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Determination of ineligibility for publicly funded healthcare was wrong

Ombudsmen Act 1975
Related legislation:
New Zealand Public Health and Disability Act 2000
Minister of Health
Peter Boshier
Case number(s):
Issue date:


Complaint about a determination by the Ministry of Health that a person was ineligible for publicly funded healthcare as they did not meet the time criteria prescribed in the Health and Disability Services Direction 2011 – the Ministry took a generic approach to calculating the ‘two-year’ time criteria and omitted to include the last day of the person’s work visa in its calculation – Ombudsman found that the way the Ministry calculated the time criteria was wrong, that the person had met the time criteria using a numeric day count and was therefore eligible for publicly funded healthcare.

Ombudsman recommended that the Ministry apologise to the complainant, facilitate a refund and take steps to prevent a recurrence. In addition, Ombudsman recommended the Ministry publish a statement on its website inviting any similarly affected parties to come forward.


The complainant arrived in New Zealand on 1 March 2016 on a student visa. They were then granted a ‘job search’ visa and subsequently held a work visa valid until the end of February 2018. In late 2017, the complainant received medical treatment at a hospital and was charged (around $23,000) by the District Health Board (DHB).[1]

Eligibility for publicly funded healthcare is determined by the Health and Disability Services Direction 2011 (the Direction), which is made under section 32 of the New Zealand Public Health and Disability Act 2000.

The complainant applied to the Ministry of Health for a determination as to whether they were eligible for publicly funded healthcare. The Ministry considered the application under clause B5(b)(ii) of the Direction which states that a person is eligible to receive services funded under the Act if the person is the holder of a work visa and is entitled to work in New Zealand for a specified period of time that, together with the period of time the person has already been lawfully in New Zealand immediately before obtaining the work visa, ‘equals or exceeds two years’.

The Ministry determined that the complainant was not eligible as they did not meet the time criteria of ‘equal to or exceeding two years’. The Ministry calculated the complainant’s time in New Zealand for the purposes of their eligibility under the Direction to be to one year and 364 days.

The Ministry’s position was that the complainant was not entitled to work for the full two-year period as defined in the Direction. It stated that because the complainant’s visa started on 1 March 2016, the two-year requirement would require them to have a right to be working in New Zealand until 1 March 2018 – the date two years later.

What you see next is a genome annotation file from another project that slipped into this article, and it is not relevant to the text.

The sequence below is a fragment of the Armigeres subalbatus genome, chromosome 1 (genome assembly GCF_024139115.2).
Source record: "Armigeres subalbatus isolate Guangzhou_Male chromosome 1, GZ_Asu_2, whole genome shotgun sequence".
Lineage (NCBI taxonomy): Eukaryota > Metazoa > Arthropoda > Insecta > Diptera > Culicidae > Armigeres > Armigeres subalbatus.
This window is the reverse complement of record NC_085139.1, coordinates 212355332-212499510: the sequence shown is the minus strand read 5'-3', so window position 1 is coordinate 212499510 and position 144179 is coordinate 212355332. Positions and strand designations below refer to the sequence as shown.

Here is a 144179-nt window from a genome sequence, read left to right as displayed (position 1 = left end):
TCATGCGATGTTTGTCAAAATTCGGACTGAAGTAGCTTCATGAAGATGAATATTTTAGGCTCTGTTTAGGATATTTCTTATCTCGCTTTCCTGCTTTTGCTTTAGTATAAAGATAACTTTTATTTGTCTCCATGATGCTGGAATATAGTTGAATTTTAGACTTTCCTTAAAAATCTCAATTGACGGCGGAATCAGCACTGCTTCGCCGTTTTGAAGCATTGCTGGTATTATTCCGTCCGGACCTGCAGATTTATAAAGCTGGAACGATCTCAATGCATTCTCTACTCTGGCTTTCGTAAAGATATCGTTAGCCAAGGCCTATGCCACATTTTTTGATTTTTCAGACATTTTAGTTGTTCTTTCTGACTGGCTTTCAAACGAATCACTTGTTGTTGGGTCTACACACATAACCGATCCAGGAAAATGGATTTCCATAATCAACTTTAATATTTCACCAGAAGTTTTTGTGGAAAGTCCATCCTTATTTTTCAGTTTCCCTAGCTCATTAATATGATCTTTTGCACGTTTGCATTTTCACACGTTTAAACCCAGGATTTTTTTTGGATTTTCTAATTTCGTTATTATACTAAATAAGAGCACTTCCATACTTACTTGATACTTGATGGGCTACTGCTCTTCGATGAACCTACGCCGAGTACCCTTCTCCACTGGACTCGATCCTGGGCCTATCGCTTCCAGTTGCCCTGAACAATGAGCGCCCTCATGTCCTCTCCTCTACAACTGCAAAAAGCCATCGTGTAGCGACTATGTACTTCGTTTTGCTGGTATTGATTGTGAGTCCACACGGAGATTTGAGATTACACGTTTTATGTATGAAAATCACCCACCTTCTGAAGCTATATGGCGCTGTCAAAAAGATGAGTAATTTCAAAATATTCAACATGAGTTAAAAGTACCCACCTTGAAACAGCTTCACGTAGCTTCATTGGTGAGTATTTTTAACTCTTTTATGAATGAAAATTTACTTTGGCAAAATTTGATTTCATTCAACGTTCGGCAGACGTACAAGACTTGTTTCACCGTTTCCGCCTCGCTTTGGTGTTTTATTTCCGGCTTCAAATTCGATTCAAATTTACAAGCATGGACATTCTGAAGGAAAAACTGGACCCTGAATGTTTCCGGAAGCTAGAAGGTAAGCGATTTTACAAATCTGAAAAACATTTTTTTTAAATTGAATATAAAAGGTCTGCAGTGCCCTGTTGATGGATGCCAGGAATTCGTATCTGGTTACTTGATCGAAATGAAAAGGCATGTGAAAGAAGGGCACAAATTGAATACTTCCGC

It also excluded the final date of the complainant’s work visa from its calculation because they would have had to leave New Zealand on that day because that is when the work visa expired.


The Ombudsman formed the opinion that the Ministry’s determination that the complainant was not eligible for publicly funded healthcare was wrong, because of the way it calculated the time criteria required by clause B5(b)(ii) of the Direction. The Ombudsman recommended that the Ministry:

  1. apologise to the complainant for its incorrect determination of their eligibility and the impact of this decision on them;
  2. work with the DHB to:
    1. facilitate a lump sum refund of the money already paid in respect of the relevant treatment. [2]
      This was on the basis that, if the Ministry had correctly calculated the time criteria at the time of their application, the complainant would have been eligible for publicly funded healthcare and would not have incurred the debt; and
    2. ensure any remaining debt owed in respect of the relevant treatment was cancelled.
  3. adopt a numeric interpretation of what constitutes a ‘year’, and include the final day of an applicant’s work visa in all future eligibility cases considered under the Direction;
  4. update its website guidance, and its guidance to DHBs and practitioners who are required to apply the Direction;
  5. publish a statement on its website inviting similarly affected parties to have their eligibility determination reconsidered, where relevant.

The Ministry accepted the Ombudsman’s opinion and recommendations. The Ministry implemented the recommendations, in conjunction with Health NZ.

This case note is published under the authority of the Ombudsmen Rules 1989. It sets out an Ombudsman’s view on the facts of a particular case. It should not be taken as establishing any legal precedent that would bind an Ombudsman in future.


[1] District Health Boards were replaced by Te Whatu Ora – Health New Zealand on 1 July 2022. Return to text

[2] Approximately $15,000. Return to text

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